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This distinction in image pertinence is based on the observation that some library portals contain images that are more pertinent to their textual content than the images and text found in other library portals.
One hundred undergraduate students searched for the answers to two ten-question information retrieval exercises using matched-pairs of HIP and LIP academic library portals. The exercises were constructed of questions similar to those asked at an academic library’s reference desk.
Data collected and statistically analyzed included: the scores from the information retrieval exercises, the time to complete the information retrieval exercises, the mouse-clicks used to complete the information retrieval exercises and the users’ stated portal preference. The HIP portals outperformed the LIP portals and the subjects preferred the HIP portals to the LIP portals in 3 out of 4 measures of performance and preference.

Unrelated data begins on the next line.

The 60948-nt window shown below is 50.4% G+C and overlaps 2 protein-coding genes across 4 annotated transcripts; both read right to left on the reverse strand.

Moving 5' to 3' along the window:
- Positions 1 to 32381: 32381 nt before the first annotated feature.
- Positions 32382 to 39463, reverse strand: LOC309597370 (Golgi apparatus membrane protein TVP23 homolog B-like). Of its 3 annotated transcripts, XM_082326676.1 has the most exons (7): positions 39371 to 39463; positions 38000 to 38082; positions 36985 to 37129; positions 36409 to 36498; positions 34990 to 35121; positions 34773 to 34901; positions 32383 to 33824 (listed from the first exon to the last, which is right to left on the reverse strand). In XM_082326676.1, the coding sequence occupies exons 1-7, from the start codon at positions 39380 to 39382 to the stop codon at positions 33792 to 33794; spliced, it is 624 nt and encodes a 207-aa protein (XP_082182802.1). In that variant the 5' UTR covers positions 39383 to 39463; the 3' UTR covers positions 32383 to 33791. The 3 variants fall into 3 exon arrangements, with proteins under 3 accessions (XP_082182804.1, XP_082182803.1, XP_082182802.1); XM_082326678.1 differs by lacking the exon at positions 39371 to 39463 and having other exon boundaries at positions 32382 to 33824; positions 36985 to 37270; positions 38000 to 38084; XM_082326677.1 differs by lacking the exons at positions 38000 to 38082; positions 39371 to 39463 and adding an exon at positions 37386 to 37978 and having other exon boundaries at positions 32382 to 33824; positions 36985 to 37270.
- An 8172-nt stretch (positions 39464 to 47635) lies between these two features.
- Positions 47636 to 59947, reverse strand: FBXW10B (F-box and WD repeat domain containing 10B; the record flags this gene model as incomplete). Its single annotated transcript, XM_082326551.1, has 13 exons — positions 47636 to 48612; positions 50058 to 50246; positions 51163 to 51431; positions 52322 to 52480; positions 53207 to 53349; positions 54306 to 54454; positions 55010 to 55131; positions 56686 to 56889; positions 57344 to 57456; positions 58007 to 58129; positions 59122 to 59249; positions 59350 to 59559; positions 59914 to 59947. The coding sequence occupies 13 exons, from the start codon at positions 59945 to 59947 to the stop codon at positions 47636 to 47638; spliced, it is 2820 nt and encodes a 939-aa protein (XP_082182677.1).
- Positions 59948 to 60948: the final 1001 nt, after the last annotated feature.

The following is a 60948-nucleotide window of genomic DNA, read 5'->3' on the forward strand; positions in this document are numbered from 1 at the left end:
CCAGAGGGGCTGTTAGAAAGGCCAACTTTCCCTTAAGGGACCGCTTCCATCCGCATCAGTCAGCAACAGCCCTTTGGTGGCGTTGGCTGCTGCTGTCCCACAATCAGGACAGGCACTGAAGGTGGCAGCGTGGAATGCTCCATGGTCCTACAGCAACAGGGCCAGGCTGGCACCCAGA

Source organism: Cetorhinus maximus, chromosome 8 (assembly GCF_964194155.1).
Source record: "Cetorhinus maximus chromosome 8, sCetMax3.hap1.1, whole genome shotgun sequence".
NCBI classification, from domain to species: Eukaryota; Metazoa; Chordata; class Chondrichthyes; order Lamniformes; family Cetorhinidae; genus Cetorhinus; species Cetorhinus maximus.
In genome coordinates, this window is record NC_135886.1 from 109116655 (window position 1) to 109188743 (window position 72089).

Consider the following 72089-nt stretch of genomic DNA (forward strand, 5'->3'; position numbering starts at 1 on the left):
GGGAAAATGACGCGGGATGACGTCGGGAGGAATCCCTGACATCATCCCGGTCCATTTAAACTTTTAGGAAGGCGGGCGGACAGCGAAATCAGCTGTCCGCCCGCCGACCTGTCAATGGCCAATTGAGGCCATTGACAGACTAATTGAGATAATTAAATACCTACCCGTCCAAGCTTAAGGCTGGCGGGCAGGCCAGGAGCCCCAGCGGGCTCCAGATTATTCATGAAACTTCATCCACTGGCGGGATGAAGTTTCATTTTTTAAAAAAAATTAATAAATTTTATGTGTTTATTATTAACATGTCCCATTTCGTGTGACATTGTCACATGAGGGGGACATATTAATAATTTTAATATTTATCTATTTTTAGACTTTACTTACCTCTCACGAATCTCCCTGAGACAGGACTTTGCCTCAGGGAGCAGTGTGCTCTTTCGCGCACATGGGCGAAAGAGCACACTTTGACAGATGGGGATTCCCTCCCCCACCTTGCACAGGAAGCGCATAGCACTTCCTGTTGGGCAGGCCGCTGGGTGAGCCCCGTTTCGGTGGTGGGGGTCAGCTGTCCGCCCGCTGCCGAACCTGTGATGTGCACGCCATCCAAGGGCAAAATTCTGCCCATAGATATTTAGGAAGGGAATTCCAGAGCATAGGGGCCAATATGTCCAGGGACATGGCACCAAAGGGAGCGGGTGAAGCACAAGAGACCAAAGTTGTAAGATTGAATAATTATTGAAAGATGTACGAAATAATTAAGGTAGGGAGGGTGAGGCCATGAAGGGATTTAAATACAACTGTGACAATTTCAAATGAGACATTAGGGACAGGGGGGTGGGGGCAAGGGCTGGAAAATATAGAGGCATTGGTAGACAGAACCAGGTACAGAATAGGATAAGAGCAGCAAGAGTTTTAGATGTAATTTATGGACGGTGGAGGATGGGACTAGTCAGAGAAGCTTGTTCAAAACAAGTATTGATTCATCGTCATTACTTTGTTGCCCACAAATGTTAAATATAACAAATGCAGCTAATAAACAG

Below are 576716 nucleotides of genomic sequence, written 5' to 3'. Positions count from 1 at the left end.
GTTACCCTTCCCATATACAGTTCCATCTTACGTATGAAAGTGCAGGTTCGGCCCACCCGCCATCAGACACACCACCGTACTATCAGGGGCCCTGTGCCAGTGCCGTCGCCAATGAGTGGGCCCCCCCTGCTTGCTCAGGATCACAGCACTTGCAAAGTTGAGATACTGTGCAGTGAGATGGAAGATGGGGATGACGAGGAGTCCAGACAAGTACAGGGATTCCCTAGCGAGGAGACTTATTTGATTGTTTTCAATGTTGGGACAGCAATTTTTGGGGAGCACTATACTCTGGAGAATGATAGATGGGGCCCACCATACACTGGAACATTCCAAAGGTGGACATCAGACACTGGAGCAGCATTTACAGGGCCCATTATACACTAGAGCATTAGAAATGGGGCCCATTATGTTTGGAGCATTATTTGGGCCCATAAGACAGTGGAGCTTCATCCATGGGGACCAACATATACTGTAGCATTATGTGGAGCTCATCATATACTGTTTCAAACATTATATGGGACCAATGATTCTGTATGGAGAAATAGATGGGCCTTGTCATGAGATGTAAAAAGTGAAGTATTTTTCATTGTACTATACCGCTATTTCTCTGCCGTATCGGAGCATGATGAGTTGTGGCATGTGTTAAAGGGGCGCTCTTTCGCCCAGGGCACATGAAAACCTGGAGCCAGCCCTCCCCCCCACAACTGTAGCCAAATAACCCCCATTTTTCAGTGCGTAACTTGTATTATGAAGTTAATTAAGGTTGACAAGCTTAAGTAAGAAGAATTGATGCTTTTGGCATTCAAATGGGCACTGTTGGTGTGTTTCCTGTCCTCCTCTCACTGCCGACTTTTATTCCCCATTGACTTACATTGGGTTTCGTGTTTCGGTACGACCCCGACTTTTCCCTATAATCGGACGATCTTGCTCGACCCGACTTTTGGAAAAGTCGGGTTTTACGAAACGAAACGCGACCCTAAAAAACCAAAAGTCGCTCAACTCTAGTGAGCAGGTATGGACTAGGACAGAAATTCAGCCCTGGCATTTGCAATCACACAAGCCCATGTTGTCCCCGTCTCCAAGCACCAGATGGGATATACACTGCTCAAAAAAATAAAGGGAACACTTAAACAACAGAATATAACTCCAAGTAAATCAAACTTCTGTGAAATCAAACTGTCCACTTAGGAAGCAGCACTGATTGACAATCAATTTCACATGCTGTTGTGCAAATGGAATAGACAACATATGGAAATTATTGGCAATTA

The research reported here was conducted as part of the author’s dissertation. The author would like to thank the members of his committee: Dr. Charles Hildreth (chair), Dr. Chuck Broadbent, Dr. Michael Koenig, Dr. Mark Stover and Dr. Mary Westerman.
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